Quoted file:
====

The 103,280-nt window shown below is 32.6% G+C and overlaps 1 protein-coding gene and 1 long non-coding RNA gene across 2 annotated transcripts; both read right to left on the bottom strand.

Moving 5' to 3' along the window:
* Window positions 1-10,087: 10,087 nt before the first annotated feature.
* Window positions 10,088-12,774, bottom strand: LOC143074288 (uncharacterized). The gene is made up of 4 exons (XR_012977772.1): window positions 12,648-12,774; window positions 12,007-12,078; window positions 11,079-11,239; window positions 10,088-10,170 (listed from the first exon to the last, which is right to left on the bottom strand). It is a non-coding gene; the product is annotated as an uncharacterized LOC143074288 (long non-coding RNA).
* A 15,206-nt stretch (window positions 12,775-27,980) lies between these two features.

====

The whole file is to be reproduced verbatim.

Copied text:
The 103,280-nt window shown below is 32.6% G+C and overlaps 1 protein-coding gene and 1 long non-coding RNA gene across 2 annotated transcripts; both read right to left on the bottom strand.

Moving 5' to 3' along the window:
* Window positions 1-10,087: 10,087 nt before the first annotated feature.
* Window positions 10,088-12,774, bottom strand: LOC143074288 (uncharacterized). The gene is made up of 4 exons (XR_012977772.1): window positions 12,648-12,774; window positions 12,007-12,078; window positions 11,079-11,239; window positions 10,088-10,170 (listed from the first exon to the last, which is right to left on the bottom strand). It is a non-coding gene; the product is annotated as an uncharacterized LOC143074288 (long non-coding RNA).
* A 15,206-nt stretch (window positions 12,775-27,980) lies between these two features.